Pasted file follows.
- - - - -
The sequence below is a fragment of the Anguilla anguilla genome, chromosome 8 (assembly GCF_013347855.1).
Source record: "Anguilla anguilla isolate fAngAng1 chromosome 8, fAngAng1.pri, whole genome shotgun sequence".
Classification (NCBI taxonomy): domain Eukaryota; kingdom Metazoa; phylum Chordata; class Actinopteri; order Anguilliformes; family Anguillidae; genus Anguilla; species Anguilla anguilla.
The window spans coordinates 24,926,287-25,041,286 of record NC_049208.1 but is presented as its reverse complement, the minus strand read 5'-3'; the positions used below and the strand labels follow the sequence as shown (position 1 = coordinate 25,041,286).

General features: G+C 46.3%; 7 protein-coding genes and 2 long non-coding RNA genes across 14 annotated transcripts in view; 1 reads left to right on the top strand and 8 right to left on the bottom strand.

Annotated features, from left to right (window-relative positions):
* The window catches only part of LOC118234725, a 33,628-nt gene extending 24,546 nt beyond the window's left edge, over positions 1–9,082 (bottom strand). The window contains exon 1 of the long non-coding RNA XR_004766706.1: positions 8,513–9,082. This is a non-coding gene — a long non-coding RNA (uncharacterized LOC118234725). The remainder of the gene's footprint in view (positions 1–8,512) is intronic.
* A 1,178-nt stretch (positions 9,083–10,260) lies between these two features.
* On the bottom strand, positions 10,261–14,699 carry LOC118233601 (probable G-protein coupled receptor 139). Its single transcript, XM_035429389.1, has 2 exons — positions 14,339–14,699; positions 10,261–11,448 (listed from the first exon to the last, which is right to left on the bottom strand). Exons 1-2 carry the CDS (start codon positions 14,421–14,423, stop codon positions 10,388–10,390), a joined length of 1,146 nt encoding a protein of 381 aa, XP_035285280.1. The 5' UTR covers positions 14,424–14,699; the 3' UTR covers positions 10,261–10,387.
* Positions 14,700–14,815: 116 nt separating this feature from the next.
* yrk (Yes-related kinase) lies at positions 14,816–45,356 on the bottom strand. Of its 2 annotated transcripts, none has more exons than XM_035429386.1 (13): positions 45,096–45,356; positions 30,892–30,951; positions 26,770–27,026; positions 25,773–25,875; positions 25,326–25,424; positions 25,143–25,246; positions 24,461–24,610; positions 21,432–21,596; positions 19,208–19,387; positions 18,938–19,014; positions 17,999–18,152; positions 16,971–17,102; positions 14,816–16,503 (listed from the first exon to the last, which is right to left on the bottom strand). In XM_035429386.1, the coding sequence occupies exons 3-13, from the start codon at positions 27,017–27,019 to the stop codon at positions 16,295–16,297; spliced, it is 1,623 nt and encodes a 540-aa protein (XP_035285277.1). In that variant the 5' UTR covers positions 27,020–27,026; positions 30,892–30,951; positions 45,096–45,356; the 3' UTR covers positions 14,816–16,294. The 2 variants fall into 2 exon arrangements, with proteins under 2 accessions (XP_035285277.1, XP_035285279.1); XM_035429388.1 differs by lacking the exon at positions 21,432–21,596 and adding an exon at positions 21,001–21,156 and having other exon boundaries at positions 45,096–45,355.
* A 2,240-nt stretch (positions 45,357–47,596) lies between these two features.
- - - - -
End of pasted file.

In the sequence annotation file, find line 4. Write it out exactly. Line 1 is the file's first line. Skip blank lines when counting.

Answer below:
The window spans coordinates 24,926,287-25,041,286 of record NC_049208.1 but is presented as its reverse complement, the minus strand read 5'-3'; the positions used below and the strand labels follow the sequence as shown (position 1 = coordinate 25,041,286).